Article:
Midlifers who are in the teaching profession may in fact be experiencing anxieties and other negative behaviors arising from the multiplicity of roles they play in their work, family, and community. As workers, they might be given positions or assignments that entail greater tasks and responsibilities. In the family, they might be taking care of their elderly and dying parents or experiencing their grown-up children leaving home. They may as well-experience financial and relationship problems. Many teachers who are midlifers may also be active in community service. They take generative roles by being members of community organizations that would take care of the next generations. On top of these, they may also have personal needs to satisfy and dreams to realize.

The aforementioned conditions may create role confusions and ambivalence among midlifers leading them to undesirable effects. They may take toll on their physical, emotional and psychological health. However conversely, the same conditions may also be their wellspring of vigor, zest, and inspiration; they energize them, keep them going and make their life meaningful.

Reviewed literature give us conflicting views on the nature of midlife as a phenomenon. It was therefore the aim of this study to take another look at midlife by studying the health statuses of the faculty midlifers and analyze their implications to human resources management in education.

   Materials and Methods Top

The participants of this study were the 106 out of 142 permanent Filipino full-time faculty members of the different basic education departments and colleges of the University of San Jose-Recoletos (USJ-R), Cebu City, Philippines, who are in their midlife. This number showed that the sample size of the conducted survey has a margin error of 5% at 95% level of confidence.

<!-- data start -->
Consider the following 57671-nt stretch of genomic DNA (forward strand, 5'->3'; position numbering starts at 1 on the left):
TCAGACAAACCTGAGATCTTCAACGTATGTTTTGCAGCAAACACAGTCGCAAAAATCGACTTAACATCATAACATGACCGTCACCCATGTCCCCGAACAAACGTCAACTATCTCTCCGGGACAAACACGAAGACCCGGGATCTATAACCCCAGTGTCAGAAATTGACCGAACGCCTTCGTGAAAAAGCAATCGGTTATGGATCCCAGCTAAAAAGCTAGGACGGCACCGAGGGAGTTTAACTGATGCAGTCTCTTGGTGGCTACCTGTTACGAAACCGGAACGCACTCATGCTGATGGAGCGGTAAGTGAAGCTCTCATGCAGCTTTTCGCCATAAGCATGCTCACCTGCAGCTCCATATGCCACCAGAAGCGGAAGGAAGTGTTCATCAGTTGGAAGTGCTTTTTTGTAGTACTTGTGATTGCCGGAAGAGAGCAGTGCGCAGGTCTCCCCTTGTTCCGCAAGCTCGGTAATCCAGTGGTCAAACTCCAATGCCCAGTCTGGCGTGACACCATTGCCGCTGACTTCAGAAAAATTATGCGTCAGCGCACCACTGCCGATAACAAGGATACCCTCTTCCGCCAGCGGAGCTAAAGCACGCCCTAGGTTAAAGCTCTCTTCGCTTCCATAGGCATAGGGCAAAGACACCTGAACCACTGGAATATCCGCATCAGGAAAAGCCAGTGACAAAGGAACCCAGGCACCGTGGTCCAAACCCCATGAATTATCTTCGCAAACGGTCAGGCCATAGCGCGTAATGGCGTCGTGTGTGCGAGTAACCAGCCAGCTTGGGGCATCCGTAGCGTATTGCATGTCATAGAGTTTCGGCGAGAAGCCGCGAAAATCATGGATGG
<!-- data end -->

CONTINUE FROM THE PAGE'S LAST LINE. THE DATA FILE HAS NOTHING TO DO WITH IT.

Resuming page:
This study utilized a survey to come up with descriptive-correlation analyses between the profiles of the research participants and their health statuses. This survey includes a three-part test designed to assess the “physical health,” “emotional health” and “psychological health (attitude toward midlife)” of the research participants. All the high speed qualification tests were adopted from Abrenica.[1]

The first part is a physical health inventory. It evaluates how well the person is physically and how good he is in taking good care of his body. The second part tests the research participants' emotional health. This inventory has been constructed to find out how a person deals with the day-to-day situations that involve emotions. Finally, the third part assesses the person's attitude toward midlife. It is a scale test which is popular for it is unobtrusive. This instrument has been administered to 300 midlifers to test its internal consistency and factor analysis.

This study also utilized multivariate analyses to determine the relationships between the sociodemographic profiles of the research participants and their health statuses. Specifically, the Pearson-product-moment coefficient of correlation was performed using Statistical Program for Social Sciences (SPSS) is manufactured by IBM Corporation to determine their relationships.

   Results Top

The data present that majority of the midlifers of the university are females. They composed 63.21% of the overall population. Only 36.79% are males. It was also shown that the faculty midlifers of the university are predominantly married (82.07%). Only 16.04% of them are single while 1.89% are widows or widowers. None of them is separated or with broken marriages.

The ages of the participants of this study range between 35 and 59 years old. Participants were clustered into three groups such as the early bloomers (36-40 years), bloomers (41-50), and late bloomers (51-59). A little more than half (51.89%) of the faculty midlifers are midlife “bloomers.” The remaining parts of the population are almost equally shared by the “early bloomers” (24.53%) and “late bloomers” (23.58%). The mean age of the research participants is 46.76 (bloomers). It has a standard deviation of 6.86, which means that their ages are moderately dispersed.